A year ago I was a firm believer in the unlimited powers of Software-Defined Data Centers and their ability to simplify workload migrations. After all, if you can use an API to create any data center object, what’s stopping you from moving the workload running in a data center to another location.
As always, there’s a huge difference between theory and reality.
Reality Distortion Field Has Failed
Being a slightly skeptical eternal optimist, I created a workshop description for Interop Las Vegas 2015 which still sounded pretty positive and mentioned SDDC as a potential solution.
In December 2014, the reality hit… hard. I was running a workshop for a global organization that was sold on a simple idea: using SDDC (from the vendor that created the acronym) it’s easy to pick up your toys (= application workload), pack them in a large bag, walk away to a different sandbox (= public cloud), drop them out of the bag and continue playing.
During the workshop we identified numerous obstacles and missing orchestration components, and concluded that it’s totally impossible to achieve what they planned to do. The best they could do at that time was to manually recreate network infrastructure (= subnets) and services (= firewalls and load balancers) in a second virtualized environment (disaster recovery data center or public cloud), and afterwards restart VMs from the failed data center in that cloud.
The only approach that would do what my customer wanted at that time was automated application deployment using tools like Cloudify, but that solution was further away from their grasp than Alpha Centauri – they were a traditional enterprise IT shop with manual non-repeatable server creation and application deployment processes.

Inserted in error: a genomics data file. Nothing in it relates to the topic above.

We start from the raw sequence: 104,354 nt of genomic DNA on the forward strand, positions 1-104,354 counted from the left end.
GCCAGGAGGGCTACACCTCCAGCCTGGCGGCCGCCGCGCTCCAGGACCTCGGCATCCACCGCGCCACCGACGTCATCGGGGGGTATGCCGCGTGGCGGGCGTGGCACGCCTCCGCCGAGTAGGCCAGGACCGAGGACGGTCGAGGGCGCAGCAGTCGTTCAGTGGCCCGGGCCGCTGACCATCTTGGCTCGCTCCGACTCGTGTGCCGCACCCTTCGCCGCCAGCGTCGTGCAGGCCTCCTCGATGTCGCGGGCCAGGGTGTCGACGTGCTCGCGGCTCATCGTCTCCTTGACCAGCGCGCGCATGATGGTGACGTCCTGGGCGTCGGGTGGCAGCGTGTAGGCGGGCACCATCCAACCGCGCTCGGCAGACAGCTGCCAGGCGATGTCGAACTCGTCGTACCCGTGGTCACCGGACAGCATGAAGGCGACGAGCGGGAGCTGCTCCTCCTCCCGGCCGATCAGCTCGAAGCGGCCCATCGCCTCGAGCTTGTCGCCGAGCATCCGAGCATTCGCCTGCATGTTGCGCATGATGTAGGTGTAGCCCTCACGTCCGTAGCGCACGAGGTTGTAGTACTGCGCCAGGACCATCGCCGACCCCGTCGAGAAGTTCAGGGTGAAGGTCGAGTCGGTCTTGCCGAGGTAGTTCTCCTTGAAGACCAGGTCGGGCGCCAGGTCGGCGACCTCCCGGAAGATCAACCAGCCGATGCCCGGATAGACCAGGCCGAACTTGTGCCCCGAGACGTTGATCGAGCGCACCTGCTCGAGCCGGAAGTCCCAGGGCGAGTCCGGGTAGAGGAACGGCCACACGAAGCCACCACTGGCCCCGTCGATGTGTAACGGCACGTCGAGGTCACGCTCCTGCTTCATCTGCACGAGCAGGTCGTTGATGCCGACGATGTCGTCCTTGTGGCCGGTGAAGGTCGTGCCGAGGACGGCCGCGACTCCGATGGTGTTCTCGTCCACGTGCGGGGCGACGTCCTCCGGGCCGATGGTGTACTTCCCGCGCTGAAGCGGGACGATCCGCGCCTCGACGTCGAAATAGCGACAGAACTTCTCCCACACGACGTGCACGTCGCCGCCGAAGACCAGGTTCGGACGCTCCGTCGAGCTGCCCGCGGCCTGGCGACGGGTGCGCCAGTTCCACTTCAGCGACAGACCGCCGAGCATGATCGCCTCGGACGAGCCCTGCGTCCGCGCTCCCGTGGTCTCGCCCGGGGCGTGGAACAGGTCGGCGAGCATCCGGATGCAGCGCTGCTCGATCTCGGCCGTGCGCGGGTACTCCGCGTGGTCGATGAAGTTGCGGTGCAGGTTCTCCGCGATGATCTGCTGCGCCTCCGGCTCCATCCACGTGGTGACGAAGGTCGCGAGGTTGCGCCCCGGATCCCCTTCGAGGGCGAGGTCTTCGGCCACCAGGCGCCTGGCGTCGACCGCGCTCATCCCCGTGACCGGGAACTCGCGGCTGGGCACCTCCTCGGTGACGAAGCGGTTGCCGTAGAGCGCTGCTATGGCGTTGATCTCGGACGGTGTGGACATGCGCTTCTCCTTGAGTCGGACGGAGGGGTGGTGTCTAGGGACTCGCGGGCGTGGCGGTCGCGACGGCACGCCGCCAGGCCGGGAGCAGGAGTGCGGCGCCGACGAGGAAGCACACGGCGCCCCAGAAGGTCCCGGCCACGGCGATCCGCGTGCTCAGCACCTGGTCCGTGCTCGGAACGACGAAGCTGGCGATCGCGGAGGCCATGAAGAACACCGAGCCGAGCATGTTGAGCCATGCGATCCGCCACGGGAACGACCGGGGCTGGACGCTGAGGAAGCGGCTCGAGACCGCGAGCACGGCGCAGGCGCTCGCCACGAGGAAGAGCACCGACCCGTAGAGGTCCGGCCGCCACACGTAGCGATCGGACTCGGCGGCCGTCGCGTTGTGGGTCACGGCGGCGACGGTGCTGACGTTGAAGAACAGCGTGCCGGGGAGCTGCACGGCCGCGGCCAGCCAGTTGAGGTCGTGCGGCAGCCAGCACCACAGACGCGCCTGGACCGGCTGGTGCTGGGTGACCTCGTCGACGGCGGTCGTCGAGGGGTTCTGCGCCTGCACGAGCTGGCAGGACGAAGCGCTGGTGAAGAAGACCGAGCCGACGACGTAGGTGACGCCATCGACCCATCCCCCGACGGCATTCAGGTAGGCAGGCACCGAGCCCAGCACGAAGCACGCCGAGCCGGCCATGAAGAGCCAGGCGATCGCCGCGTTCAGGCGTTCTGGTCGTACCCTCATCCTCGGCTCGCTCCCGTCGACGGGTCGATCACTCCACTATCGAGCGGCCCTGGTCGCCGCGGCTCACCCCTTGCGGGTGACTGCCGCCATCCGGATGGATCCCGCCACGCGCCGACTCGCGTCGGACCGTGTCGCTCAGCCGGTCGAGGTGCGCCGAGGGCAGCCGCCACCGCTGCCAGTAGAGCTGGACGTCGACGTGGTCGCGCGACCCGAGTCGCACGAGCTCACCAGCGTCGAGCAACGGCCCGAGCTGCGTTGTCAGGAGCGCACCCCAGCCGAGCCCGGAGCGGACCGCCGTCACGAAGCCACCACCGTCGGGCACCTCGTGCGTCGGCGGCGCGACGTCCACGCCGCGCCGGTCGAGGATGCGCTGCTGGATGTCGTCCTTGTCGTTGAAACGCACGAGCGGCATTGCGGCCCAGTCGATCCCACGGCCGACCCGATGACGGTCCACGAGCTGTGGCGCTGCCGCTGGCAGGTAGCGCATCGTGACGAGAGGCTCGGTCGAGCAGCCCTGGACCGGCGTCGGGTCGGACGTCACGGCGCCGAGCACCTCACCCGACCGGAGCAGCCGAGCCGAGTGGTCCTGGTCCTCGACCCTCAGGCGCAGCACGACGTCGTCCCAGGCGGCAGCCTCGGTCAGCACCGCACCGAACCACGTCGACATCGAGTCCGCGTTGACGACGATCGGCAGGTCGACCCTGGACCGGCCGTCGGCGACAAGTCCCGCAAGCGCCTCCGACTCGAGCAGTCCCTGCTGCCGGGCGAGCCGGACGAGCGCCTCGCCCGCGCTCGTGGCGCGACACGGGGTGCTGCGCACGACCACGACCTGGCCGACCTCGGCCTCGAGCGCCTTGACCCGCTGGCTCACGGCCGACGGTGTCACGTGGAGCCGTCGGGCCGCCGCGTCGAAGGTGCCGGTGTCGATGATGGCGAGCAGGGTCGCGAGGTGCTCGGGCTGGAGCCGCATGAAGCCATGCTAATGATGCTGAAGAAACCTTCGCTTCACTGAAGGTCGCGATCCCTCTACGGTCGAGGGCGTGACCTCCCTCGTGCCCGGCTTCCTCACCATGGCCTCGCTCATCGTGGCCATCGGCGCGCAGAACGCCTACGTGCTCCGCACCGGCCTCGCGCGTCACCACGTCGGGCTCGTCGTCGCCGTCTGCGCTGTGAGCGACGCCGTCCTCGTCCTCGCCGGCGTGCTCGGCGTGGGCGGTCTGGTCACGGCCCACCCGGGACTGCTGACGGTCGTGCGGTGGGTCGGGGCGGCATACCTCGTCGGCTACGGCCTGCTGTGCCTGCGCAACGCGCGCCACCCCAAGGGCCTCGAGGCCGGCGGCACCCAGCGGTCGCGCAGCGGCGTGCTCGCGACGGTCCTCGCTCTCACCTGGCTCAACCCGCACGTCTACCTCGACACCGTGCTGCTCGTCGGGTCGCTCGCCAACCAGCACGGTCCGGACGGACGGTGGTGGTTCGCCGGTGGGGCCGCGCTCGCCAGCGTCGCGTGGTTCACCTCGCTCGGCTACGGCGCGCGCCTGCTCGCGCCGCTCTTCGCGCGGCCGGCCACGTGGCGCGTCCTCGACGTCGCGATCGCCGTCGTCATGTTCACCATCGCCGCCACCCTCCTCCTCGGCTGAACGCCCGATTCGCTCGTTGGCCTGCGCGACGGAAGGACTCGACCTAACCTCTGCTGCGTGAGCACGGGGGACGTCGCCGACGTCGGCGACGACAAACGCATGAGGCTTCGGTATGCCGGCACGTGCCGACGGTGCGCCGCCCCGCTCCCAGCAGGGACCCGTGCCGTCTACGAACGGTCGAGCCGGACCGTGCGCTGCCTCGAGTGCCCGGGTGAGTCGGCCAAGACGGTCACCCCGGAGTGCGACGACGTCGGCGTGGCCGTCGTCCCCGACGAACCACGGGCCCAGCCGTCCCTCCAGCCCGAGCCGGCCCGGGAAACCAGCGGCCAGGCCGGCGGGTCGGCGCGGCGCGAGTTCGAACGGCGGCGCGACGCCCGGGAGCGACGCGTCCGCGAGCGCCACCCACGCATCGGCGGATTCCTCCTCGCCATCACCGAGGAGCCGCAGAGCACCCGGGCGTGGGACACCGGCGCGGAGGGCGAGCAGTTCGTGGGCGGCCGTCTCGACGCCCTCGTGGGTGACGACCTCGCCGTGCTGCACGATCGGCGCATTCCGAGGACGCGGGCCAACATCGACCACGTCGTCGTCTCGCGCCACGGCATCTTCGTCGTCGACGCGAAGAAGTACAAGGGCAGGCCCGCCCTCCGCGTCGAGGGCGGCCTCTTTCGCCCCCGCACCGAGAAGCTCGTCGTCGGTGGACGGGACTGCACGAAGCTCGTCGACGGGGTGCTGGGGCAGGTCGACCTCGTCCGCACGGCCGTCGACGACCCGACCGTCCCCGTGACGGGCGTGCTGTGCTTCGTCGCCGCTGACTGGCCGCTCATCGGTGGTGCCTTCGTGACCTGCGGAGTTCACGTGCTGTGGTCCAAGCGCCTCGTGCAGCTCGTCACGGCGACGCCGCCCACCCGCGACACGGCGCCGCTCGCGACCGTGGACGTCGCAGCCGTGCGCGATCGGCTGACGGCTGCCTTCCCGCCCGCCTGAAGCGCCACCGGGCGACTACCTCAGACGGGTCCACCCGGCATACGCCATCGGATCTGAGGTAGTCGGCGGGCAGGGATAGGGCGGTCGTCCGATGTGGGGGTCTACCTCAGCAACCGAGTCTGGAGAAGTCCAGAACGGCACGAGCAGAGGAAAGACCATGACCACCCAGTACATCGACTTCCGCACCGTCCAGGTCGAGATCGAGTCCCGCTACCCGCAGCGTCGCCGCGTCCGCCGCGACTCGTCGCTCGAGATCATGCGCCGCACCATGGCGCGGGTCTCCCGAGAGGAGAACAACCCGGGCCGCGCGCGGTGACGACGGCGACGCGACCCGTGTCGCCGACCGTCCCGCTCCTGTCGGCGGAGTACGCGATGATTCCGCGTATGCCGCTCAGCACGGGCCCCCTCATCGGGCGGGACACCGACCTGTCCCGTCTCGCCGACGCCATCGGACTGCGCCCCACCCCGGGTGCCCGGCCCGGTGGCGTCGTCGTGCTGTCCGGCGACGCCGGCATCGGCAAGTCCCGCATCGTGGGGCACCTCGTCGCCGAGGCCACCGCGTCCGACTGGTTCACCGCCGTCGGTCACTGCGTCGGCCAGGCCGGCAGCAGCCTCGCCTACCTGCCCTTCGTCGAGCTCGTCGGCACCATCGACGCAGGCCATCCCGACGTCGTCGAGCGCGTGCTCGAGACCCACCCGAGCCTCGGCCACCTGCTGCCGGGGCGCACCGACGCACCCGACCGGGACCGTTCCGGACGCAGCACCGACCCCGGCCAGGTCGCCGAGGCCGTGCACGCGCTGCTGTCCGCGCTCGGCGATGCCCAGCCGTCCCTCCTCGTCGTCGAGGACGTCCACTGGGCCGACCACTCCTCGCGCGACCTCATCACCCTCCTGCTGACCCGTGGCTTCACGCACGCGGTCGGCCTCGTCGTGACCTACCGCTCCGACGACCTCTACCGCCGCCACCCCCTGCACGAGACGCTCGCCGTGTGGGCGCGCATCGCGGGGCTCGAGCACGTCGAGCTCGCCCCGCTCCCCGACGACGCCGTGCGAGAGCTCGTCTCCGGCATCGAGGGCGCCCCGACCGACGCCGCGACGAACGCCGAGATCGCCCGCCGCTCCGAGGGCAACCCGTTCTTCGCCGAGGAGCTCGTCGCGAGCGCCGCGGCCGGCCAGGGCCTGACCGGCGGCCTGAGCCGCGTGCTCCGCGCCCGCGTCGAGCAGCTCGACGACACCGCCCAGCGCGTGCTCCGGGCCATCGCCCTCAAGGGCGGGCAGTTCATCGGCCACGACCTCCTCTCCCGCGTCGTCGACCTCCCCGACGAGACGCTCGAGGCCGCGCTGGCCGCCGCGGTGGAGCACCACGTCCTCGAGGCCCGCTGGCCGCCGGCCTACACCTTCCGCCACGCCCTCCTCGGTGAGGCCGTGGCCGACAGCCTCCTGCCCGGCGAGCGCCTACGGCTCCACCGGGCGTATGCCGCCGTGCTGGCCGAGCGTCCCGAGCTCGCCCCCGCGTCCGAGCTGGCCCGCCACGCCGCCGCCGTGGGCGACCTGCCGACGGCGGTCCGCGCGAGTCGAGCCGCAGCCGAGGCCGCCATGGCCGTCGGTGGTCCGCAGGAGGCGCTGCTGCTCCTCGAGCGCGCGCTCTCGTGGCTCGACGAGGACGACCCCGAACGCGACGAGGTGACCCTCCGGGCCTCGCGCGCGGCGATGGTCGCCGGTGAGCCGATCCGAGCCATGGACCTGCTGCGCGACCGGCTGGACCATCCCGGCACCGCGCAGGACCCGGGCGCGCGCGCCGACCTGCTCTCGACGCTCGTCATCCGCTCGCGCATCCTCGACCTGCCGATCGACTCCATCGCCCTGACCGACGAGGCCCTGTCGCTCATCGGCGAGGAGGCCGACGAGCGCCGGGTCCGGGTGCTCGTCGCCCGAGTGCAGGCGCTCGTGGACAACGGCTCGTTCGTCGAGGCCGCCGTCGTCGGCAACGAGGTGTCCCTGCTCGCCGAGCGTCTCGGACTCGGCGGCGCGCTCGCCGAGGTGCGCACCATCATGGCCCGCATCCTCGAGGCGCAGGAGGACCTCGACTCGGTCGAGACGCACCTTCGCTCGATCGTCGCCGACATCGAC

After three days we had to conclude that there’s nothing SDDC could do for them to solve their immediate workload migration problems, and that they should focus on automating application development and deployment processes (yeah, I know I sound like Captain Obvious).
It seems that NSX 6.2 and SRM 6.1 might be a step in the right direction, but I have to read the documentation to find out the potential “minor” details.
Adjusting to Reality
Based on that traumatic experience, I decided to refocus my Interop presentation on what works now in real life and not surprisingly the best answer is “proper application architecture”.
Anyway, the Interop workshop documented numerous challenges you might encounter on your journey (including finite bandwidth, non-zero latency, unpredictable failures, bad application architectures, vendors promoting obviously-stupid things), and resulted in a fantastic experience for the attendees even though the workshop was just before the evening party and I ran way overtime.
An updated version of that workshop is now becoming a webinar with a more appropriate title: Designing Active-Active and Disaster Recovery Data Centers. I split the webinar in two live sessions due to its length: the first one on October 14th, the second one on November 11th.
Keeping Past Promises
I promised the people who bought the Designing Private Cloud Infrastructure webinar in the past (before October 1st 2015) access to the contents of this webinar. If you’re one of them, you’ll get a notification that you got access to the new webinar and will be able to register for the live session.